This is Simplicity 8647, a Harriet Selwyn designer pattern, from 1978. I’ve included the back view this time because the cover art is so drapey and wrapped and layered it’s hard to see what is even there, but the back gives a nice clear view of the pieces (dress, vest, shirt) and of how the dress can work frontwards with the scoop neckline in front, or backwards with the square neckline in front.
This is why I made this dress:
It’s like a burnout velvet, but the area that would be velvet is knit instead. The sheer base is not knit though, it’s a net, more in the style of the background found in lace, so it’s not quite like those burnout knit T-shirts I’ve seen here and there either. It has a giant geometric design, slightly Deco, slightly Aztec. Makes me think of the Oviatt Building and Frank Lloyd Wright’s Hollyhock house. The design is symmetrical side-to-side but didn’t have a lengthwise repeat in my piece, which was a three yard precut piece that I dug out of the bins at the Michael Levine Loft. I’ve never seen anything like this stuff. I wonder if it was manufactured for curtains. If so they would be pretty amazing.
I wanted to use as much of this weirdo fabric as possible, so I cut a lining exactly as the pattern, and then swung the pattern out for max fullness when I cut the burnout knit. Seemed like a good idea at the time.
Above is what we are calling backwards, with the square neck in front, and below is frontwards, with the scoop neck in front.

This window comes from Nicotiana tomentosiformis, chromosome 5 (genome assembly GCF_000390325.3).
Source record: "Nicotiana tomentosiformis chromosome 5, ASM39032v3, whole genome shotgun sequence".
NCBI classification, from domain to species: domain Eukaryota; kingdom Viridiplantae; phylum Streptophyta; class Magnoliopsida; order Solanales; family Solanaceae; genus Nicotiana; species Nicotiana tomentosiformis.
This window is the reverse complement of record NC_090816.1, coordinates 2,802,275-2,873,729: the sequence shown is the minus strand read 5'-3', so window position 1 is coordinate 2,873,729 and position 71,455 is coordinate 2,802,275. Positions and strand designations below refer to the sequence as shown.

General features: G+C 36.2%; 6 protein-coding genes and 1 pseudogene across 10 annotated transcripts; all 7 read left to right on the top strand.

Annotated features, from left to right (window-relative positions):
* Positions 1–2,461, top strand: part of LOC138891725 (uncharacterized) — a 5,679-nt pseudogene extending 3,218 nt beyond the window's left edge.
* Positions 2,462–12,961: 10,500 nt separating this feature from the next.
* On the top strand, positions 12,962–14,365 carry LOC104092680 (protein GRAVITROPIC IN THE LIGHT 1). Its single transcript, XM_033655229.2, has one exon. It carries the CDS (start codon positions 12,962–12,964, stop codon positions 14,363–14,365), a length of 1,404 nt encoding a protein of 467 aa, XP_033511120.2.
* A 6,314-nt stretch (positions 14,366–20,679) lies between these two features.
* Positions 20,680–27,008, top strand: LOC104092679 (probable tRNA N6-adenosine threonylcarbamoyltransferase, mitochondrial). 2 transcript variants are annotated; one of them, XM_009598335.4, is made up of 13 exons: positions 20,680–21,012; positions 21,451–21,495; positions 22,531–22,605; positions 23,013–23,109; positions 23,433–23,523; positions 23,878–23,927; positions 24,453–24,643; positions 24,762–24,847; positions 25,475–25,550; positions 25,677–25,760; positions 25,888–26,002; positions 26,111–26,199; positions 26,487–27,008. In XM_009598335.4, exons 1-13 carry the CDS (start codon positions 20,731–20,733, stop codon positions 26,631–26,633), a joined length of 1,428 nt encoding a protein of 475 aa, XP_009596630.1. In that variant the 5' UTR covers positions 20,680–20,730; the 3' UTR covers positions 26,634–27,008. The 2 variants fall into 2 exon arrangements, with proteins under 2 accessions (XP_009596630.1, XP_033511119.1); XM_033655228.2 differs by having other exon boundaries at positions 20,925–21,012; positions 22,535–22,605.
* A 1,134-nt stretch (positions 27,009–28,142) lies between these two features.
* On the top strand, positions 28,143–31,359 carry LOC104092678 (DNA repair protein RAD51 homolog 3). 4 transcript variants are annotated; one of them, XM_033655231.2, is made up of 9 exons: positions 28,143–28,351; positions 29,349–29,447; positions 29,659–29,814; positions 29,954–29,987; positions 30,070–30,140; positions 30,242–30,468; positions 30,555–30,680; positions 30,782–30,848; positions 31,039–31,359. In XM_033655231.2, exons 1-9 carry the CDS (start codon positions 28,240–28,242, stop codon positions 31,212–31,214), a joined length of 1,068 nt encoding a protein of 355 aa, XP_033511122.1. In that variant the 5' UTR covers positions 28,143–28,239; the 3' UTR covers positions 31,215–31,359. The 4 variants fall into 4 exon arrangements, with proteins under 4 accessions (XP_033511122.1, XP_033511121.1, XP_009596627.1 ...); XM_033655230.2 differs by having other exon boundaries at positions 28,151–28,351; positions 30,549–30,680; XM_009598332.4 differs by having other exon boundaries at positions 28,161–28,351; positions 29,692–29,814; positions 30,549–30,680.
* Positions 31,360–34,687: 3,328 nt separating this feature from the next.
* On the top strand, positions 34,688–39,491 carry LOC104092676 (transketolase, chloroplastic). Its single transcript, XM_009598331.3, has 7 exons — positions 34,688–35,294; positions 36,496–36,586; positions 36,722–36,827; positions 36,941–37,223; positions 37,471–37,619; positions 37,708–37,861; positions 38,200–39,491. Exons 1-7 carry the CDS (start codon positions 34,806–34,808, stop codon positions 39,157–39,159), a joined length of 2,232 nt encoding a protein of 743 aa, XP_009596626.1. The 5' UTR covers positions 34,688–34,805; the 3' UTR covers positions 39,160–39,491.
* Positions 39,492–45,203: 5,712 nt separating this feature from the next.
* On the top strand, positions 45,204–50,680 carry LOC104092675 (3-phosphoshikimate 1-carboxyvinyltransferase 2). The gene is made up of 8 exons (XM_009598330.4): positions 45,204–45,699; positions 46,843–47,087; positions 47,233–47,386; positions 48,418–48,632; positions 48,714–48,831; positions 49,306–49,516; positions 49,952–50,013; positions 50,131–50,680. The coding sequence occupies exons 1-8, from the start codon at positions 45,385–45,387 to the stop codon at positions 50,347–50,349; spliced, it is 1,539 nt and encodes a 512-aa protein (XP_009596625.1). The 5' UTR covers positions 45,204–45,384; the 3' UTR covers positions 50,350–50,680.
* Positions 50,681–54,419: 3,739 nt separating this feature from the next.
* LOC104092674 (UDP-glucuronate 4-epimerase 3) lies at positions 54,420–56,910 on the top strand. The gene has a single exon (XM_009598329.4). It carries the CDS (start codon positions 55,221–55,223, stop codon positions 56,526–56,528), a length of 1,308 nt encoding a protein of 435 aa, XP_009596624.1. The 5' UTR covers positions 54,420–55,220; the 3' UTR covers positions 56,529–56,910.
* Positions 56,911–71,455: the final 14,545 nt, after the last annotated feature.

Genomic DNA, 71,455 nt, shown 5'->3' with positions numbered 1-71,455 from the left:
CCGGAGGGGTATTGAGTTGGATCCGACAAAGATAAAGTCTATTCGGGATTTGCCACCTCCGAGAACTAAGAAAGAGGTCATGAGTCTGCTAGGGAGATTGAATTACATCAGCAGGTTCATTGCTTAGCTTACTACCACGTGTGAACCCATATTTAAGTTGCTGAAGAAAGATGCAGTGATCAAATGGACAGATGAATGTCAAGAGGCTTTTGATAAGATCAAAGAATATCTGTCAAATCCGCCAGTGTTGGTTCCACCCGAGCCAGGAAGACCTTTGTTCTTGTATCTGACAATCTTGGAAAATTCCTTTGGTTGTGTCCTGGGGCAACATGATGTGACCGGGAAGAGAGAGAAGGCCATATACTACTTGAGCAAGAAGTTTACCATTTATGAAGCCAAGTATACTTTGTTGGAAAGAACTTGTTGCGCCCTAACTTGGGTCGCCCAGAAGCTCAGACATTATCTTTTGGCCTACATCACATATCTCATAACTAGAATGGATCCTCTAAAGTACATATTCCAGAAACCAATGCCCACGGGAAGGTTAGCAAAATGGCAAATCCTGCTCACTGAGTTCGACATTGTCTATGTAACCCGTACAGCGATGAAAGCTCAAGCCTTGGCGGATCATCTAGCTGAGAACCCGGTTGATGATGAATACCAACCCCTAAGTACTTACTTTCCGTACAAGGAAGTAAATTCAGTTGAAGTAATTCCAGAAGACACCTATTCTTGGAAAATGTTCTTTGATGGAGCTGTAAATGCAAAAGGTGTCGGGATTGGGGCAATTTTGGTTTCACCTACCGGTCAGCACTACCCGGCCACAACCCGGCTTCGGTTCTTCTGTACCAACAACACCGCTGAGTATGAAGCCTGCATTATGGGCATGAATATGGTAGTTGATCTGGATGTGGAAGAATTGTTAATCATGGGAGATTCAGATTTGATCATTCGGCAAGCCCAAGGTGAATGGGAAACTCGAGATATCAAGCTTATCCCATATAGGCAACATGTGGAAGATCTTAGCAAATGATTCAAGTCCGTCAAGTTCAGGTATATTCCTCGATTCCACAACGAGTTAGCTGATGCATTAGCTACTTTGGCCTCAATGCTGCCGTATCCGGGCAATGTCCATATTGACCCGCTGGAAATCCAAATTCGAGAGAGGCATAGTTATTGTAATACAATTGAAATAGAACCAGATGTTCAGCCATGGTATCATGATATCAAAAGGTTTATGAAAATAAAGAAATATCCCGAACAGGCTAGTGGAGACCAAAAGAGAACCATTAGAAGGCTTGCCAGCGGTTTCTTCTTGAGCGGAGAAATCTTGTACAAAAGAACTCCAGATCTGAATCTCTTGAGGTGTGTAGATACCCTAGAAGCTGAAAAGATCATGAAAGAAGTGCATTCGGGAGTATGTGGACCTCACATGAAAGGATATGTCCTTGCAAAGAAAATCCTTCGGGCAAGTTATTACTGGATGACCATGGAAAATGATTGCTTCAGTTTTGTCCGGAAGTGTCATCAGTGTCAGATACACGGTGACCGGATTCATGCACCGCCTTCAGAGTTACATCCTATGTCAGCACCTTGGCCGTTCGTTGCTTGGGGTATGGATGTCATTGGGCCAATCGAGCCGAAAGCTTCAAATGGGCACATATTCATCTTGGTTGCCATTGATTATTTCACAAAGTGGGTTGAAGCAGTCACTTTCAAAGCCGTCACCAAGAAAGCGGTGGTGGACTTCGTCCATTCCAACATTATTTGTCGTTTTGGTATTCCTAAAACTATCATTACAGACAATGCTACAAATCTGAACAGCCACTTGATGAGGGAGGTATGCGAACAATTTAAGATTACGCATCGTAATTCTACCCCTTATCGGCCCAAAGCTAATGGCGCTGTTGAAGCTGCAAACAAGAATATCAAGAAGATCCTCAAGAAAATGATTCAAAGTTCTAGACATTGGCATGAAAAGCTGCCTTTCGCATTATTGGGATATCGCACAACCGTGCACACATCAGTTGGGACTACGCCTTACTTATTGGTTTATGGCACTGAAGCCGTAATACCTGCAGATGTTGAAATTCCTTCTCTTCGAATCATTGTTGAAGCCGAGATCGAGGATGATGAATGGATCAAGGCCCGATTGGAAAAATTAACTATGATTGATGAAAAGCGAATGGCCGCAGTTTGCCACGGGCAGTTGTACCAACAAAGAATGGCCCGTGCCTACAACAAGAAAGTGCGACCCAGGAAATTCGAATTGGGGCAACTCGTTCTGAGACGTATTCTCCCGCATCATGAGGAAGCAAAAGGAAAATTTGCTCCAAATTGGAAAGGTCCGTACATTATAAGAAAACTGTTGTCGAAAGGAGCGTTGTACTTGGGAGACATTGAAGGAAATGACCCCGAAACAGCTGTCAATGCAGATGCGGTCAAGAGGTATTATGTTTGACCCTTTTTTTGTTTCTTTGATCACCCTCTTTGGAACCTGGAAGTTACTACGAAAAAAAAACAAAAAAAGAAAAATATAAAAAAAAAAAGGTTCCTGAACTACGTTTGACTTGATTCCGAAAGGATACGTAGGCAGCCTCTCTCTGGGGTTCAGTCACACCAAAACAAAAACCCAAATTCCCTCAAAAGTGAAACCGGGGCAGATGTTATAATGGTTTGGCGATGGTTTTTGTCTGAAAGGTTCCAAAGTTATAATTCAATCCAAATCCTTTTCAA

First, I should’ve worn tights in a light color, to blend in with the light colored lining and make the whole thing look more sheer and magical. No hard line where the lining ends and the tights start.
Second, it’s too dang long. This is the length it’s patterned to be. Usually with a tent dress I’d go short, so as to retain the sense of there being a person somewhere inside all that dress, but this time I wanted to use as much of the fabric as possible so I trusted the pattern.
Might be ok at this length as a summer dress, with no tights. I’m realizing that black tights really need a mini skirt, or else they veer into matron territory. I think it looks approximately one million times better with the belt, which brings back the idea that there is a person somewhere in there.
Thirdly, sadly, the extra fullness in the sheer layer reduces the impact of the giant geometric design. The fullness folds in on itself and chops itself up visually.
I could just stand like this all the time:
I’m calling this pattern a Sew It, but On Probation. My version is woven and lined, whereas this pattern is supposed to be made in a single layer of stretch. My plan is to hold onto this pattern until I can give it a real chance to prove itself.
Oh, and it took six and a quarter hours to make. I expect if I make it the right way someday it’ll take like two hours.
Speaking of more appropriate fabrics, I think this pattern could be a prime candidate for something hideous like double knit polyester. Think about it. Tiny bit of stretch, but heavy enough to prevent clinging, which is all I can think of when I see tricot on the recommended fabrics list. Cling!
As for my burnout knit, I probably should have saved it for something flat, like a long columnar tank dress or something, that would show the design more dramatically. But whatever, no fabric regrets.